Orange County hostesses Valarie Van Cleave and Eve Kornyei pulled out all the stops Saturday evening, as Hollywood and Washington, D.C. glitterati converged on the Laguna Beach estate of Karen and Bruce Cahill for the 4th annual SeaChange dinner and fundraiser.
It was a smashing success attracting some 400 guests. The al fresco gathering on the spectacular hillside of the Cahill villa, which overlooks the Pacific Ocean, raised more than $900,000 for Oceana, the world's largest ocean conservation society. It's headquartered in the nation's capital.
This was an evening of great passion centered on a cause that effects every creature on the planet, both on land and under the sea. Oceana is both a watchdog and an instrument of leadership working with multiple layers of worldwide government, business and culture.
In spite of criticism of such efforts from voices advocating no restriction on the pursuit of free enterprise as they harvest the bounty of the world's oceans, Oceana works through legislative action to ensure that enterprise unchecked and imbalanced does not decimate such finite resources.
Surely, responsible world citizens have learned via example over the last century that the Earth's resources are not a free-for-all grab in a climate of laissez-faire entrepreneurship, or one that's open to the first to take.
In decades past when the world population was much smaller and the planet seemed more vast and indestructible, one well-known example illustrates the effect of unchecked entrepreneurship: Whalers nearly wiped out the population of nature's giant waterborne mammals for their oil. Closer to home, the Pacific along the Orange Coast was once the habitat for one of the world's largest schools of sardine and abalone, though it was overfished to elimination some half-century ago.
Today, Oceana fights to ensure the survival of many ocean habitats not just off American shores, but wherever the need for conservation exists. One such effort focuses on the protection of the ocean's shark population being overfished in a horrific manner to satisfy the desire for shark fin soup, an east Asian delicacy. Shark fishermen have for some time been catching the fish, cutting off the fins and throwing the creatures back in the ocean to drown rather than harvesting the entire shark for food.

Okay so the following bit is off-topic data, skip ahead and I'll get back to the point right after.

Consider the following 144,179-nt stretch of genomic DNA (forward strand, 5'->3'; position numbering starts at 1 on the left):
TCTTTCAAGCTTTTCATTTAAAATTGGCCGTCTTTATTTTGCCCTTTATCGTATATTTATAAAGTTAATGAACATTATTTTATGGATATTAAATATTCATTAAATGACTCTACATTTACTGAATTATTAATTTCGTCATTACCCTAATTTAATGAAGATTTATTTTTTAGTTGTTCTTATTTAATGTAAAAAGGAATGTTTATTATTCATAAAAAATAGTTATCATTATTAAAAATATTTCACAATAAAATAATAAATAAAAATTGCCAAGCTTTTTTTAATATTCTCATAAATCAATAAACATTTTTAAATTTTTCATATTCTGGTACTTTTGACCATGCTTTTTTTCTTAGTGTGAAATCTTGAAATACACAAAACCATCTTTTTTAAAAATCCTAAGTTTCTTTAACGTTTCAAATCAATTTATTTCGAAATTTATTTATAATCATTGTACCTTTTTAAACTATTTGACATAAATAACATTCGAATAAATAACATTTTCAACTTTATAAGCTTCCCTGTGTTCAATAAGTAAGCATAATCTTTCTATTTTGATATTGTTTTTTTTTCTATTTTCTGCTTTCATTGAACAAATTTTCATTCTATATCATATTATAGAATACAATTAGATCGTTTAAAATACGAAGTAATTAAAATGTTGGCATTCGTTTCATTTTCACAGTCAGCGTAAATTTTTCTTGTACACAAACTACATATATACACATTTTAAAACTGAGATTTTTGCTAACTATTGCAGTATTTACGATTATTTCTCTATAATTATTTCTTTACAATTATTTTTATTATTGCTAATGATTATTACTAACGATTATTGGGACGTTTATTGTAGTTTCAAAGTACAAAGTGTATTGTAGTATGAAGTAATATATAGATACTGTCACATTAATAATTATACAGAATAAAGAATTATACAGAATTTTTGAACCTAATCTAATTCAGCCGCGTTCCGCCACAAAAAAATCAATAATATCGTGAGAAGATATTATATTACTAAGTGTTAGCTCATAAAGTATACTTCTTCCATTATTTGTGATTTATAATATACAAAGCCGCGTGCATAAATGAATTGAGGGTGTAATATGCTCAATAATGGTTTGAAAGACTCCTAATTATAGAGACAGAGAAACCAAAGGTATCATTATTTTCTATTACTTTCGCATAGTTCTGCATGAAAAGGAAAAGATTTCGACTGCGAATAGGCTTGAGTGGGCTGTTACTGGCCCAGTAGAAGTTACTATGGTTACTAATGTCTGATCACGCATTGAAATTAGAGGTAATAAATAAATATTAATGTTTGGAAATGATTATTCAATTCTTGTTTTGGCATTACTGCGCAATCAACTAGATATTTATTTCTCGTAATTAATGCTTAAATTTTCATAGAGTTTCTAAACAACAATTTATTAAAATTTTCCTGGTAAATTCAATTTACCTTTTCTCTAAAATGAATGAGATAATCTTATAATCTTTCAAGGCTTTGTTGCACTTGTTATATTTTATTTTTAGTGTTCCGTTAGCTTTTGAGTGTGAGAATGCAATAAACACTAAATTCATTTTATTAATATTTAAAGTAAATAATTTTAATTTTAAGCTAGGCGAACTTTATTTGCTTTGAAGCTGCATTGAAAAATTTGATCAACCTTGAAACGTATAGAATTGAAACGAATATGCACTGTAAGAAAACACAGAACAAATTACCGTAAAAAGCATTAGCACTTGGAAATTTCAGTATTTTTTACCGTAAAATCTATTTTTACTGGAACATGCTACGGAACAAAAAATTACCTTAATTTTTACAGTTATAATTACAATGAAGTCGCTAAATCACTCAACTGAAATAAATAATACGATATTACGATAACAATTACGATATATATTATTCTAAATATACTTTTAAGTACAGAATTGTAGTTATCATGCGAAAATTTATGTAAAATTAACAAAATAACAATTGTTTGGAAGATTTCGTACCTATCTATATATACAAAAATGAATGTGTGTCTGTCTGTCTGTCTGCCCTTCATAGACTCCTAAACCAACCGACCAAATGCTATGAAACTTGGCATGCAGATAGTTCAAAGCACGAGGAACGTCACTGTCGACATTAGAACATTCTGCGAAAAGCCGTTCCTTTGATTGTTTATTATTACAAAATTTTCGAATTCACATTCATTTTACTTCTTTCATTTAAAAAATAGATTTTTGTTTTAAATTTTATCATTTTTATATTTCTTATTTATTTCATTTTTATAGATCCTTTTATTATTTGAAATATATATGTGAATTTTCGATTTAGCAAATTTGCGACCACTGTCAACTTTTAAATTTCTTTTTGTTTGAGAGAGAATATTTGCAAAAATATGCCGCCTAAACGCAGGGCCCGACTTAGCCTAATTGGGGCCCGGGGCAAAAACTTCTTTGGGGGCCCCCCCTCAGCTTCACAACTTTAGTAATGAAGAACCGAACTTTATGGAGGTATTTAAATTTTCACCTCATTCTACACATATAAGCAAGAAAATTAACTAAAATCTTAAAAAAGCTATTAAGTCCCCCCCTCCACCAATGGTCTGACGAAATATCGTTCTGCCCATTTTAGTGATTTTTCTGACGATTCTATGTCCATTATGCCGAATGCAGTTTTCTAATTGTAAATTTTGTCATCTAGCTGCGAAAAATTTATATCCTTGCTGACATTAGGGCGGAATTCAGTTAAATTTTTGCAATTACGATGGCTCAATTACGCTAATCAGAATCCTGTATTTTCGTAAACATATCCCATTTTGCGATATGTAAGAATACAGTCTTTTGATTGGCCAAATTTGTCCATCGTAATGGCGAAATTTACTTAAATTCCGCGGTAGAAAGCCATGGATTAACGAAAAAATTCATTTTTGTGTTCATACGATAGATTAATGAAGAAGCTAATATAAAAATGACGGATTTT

The task is great. Not only is achieving international legislation against such behavior extremely difficult to create and then enforce, but teaching the moral and ethical imperative to cultures that have considered such fishing acceptable for generations is tantamount to a world shift, a revolution of thought and ideology.
The big question centers on how business and free enterprise can coexist with conservation. To take a stand that such coexistence is not only possible but imperative, major O.C. leaders of business, government and society came forward Saturday evening in Laguna Beach to support Kornyei and Van Cleave.
Major support came from underwriters David C. Copley, Tricia and Michael Berns, Deborah and Larry Bridges, Cynthia and Steve Fry, Eve Kornyei and beau Michael J. Ruffato, Harriet and Sandy Sandhu, Sandi and Ron Simon, and Valarie Wahler. Significant financial underwriting also came from the Harriet E. Pfleger Foundation, South Coast Plaza, Wells Fargo, Mutual of America, Burgess, Lady LUX, Neiman Marcus and Surterre Properties, to list a few.
As in years past, the event was sprinkled with glamour as a contingent of seriously dedicated Hollywood celebrities lended their formidable names, faces and talent to the evening.
This season's party starred Academy Award nominees Josh Brolin and his wife Diane Lane, who fronted the affair. The super-talented couple joined the likes of Ted Danson, Aimee Teegarden, Angela Kinsey, Jeff Goldblum, Ed Begley Jr., Q'orianka Kilcher, Oscar Nuñez and Austin Stowell mingling in the crowd, sharing dinner and conversation.
Fittingly, the message that our oceans are indeed the source of nourishment for a vast majority of the human population was not lost on the crowd. Others sharing the vision of conservation cooperating with enterprise for the protection of future generations included Carolyn Hotchkis, Wendy and Rick Aversano, Julie and Peter Hill, Dwight Manley, Gena and Nick Reed, and Sutton and Christina Stracke.
THE CROWD runs Thursdays and Saturdays. B.W. Cook is editor of the Bay Window, the official publication of the Balboa Bay Club in Newport Beach.